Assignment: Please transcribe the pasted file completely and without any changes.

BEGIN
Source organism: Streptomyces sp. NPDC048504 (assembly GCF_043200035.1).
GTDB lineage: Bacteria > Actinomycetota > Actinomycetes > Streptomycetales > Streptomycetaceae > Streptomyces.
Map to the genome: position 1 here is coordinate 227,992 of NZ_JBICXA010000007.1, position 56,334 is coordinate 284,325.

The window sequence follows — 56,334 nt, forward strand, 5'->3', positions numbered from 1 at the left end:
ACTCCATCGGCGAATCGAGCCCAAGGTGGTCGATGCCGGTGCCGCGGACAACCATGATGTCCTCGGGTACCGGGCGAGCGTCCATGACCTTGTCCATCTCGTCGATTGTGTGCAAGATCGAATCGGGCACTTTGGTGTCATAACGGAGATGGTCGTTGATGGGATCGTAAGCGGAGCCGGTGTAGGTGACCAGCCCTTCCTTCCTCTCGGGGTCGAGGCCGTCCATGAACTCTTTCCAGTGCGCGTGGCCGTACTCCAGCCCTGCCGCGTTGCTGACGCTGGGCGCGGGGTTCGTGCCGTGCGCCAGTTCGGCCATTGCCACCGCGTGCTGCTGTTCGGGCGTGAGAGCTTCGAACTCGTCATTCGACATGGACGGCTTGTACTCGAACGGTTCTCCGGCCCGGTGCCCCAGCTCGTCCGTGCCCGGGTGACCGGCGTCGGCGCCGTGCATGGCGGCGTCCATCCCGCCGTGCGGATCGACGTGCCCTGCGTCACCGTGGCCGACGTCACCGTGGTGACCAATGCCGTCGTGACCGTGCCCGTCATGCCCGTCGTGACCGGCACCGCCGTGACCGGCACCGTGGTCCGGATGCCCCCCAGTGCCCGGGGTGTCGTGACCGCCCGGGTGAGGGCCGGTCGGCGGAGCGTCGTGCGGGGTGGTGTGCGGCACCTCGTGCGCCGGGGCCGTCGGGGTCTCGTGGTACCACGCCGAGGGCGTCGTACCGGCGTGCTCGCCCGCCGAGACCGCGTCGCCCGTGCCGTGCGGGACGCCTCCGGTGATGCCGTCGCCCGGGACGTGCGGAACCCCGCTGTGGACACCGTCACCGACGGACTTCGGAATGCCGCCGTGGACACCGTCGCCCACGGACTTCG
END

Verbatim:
Source organism: Streptomyces sp. NPDC048504 (assembly GCF_043200035.1).
GTDB lineage: Bacteria > Actinomycetota > Actinomycetes > Streptomycetales > Streptomycetaceae > Streptomyces.
Map to the genome: position 1 here is coordinate 227,992 of NZ_JBICXA010000007.1, position 56,334 is coordinate 284,325.

The window sequence follows — 56,334 nt, forward strand, 5'->3', positions numbered from 1 at the left end:
ACTCCATCGGCGAATCGAGCCCAAGGTGGTCGATGCCGGTGCCGCGGACAACCATGATGTCCTCGGGTACCGGGCGAGCGTCCATGACCTTGTCCATCTCGTCGATTGTGTGCAAGATCGAATCGGGCACTTTGGTGTCATAACGGAGATGGTCGTTGATGGGATCGTAAGCGGAGCCGGTGTAGGTGACCAGCCCTTCCTTCCTCTCGGGGTCGAGGCCGTCCATGAACTCTTTCCAGTGCGCGTGGCCGTACTCCAGCCCTGCCGCGTTGCTGACGCTGGGCGCGGGGTTCGTGCCGTGCGCCAGTTCGGCCATTGCCACCGCGTGCTGCTGTTCGGGCGTGAGAGCTTCGAACTCGTCATTCGACATGGACGGCTTGTACTCGAACGGTTCTCCGGCCCGGTGCCCCAGCTCGTCCGTGCCCGGGTGACCGGCGTCGGCGCCGTGCATGGCGGCGTCCATCCCGCCGTGCGGATCGACGTGCCCTGCGTCACCGTGGCCGACGTCACCGTGGTGACCAATGCCGTCGTGACCGTGCCCGTCATGCCCGTCGTGACCGGCACCGCCGTGACCGGCACCGTGGTCCGGATGCCCCCCAGTGCCCGGGGTGTCGTGACCGCCCGGGTGAGGGCCGGTCGGCGGAGCGTCGTGCGGGGTGGTGTGCGGCACCTCGTGCGCCGGGGCCGTCGGGGTCTCGTGGTACCACGCCGAGGGCGTCGTACCGGCGTGCTCGCCCGCCGAGACCGCGTCGCCCGTGCCGTGCGGGACGCCTCCGGTGATGCCGTCGCCCGGGACGTGCGGAACCCCGCTGTGGACACCGTCACCGACGGACTTCGGAATGCCGCCGTGGACACCGTCGCCCACGGACTTCG